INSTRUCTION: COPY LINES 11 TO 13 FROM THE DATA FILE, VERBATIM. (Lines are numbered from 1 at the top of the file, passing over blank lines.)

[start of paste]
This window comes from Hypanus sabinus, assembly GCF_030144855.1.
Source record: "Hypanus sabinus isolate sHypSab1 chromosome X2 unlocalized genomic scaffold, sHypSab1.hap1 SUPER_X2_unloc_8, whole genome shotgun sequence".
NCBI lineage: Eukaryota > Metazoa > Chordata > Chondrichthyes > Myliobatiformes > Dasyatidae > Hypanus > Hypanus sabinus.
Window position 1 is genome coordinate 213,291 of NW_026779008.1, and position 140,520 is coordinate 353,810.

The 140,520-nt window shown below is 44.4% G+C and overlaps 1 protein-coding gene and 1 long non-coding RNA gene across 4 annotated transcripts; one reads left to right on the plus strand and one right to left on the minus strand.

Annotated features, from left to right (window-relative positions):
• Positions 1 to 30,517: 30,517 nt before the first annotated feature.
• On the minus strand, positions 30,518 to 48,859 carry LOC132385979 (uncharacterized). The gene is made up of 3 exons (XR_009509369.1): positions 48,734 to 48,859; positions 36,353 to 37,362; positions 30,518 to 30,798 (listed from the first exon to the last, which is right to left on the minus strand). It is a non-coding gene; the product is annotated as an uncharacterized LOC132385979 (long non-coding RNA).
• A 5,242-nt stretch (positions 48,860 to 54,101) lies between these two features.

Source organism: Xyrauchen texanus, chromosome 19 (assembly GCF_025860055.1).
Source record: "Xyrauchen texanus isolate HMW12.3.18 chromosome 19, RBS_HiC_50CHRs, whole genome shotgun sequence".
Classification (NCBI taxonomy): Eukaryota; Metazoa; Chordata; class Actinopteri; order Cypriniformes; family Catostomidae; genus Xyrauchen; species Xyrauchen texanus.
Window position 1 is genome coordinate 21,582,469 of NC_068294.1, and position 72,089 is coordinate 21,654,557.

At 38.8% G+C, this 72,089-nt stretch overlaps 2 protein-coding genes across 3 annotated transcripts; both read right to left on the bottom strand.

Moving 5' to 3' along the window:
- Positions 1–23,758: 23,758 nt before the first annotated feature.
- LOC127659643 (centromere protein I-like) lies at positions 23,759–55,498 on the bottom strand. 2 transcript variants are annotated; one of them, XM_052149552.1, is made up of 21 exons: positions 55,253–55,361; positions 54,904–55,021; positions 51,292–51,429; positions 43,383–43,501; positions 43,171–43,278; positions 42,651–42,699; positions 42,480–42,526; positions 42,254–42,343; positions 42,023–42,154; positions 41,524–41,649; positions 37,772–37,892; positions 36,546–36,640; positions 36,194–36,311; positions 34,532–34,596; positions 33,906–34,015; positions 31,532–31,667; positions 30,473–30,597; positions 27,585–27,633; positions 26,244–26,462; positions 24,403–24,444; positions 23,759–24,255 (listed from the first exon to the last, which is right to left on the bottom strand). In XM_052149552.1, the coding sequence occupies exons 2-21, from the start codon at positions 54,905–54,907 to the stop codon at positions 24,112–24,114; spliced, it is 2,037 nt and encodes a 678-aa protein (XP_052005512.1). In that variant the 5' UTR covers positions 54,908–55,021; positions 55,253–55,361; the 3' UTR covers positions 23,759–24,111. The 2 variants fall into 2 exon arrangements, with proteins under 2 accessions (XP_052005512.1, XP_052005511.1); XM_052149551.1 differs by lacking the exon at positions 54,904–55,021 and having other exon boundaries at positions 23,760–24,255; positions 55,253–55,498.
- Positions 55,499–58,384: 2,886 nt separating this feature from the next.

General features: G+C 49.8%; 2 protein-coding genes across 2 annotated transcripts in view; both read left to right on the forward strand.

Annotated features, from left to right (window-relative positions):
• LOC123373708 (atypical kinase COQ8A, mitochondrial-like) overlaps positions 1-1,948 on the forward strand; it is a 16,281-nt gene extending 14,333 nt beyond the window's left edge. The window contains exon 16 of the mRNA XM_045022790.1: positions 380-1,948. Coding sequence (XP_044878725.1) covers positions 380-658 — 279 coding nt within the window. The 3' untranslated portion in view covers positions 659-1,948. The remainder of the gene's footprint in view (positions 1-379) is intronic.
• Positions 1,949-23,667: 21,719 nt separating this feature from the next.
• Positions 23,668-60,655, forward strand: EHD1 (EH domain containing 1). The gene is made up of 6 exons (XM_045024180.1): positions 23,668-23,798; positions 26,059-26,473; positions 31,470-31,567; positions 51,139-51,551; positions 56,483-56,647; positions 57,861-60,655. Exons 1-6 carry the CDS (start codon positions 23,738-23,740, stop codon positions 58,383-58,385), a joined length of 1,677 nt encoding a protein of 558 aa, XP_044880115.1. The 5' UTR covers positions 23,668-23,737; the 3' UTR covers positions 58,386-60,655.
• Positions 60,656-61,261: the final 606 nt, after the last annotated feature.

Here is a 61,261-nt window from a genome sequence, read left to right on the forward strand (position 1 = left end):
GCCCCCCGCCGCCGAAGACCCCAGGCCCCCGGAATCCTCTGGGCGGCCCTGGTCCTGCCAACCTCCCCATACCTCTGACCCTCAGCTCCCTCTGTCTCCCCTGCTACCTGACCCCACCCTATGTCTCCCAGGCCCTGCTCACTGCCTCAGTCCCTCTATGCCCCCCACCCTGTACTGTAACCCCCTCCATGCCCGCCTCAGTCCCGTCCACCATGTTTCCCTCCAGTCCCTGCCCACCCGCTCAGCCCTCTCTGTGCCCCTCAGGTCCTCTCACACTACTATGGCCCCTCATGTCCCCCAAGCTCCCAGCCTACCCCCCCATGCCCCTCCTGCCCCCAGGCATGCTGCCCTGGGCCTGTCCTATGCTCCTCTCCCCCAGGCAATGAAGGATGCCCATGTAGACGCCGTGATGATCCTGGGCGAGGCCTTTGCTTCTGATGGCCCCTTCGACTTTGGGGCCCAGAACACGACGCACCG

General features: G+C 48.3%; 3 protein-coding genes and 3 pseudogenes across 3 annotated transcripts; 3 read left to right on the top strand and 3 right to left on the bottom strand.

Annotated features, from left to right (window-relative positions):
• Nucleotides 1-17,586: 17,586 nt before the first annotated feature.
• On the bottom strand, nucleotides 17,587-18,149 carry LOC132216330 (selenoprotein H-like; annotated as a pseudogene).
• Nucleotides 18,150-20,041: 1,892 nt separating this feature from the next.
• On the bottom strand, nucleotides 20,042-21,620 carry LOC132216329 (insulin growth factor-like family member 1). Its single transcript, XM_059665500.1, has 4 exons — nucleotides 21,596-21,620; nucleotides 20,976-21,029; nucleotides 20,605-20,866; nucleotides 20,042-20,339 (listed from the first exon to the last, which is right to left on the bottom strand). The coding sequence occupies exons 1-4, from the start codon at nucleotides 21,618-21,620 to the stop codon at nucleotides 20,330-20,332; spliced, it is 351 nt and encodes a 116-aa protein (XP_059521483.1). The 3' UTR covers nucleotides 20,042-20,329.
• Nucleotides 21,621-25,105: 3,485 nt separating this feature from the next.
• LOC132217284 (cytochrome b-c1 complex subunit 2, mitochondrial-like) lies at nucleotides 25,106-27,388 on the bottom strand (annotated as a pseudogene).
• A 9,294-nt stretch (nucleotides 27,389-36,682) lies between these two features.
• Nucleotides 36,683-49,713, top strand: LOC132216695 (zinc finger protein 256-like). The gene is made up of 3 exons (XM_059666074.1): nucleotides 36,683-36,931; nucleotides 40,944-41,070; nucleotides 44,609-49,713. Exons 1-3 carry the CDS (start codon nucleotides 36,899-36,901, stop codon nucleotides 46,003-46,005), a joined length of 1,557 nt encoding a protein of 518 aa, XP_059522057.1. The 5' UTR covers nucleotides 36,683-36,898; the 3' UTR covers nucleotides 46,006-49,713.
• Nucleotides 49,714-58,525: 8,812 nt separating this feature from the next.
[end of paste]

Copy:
Source record: "Xyrauchen texanus isolate HMW12.3.18 chromosome 19, RBS_HiC_50CHRs, whole genome shotgun sequence".
Classification (NCBI taxonomy): Eukaryota; Metazoa; Chordata; class Actinopteri; order Cypriniformes; family Catostomidae; genus Xyrauchen; species Xyrauchen texanus.
Window position 1 is genome coordinate 21,582,469 of NC_068294.1, and position 72,089 is coordinate 21,654,557.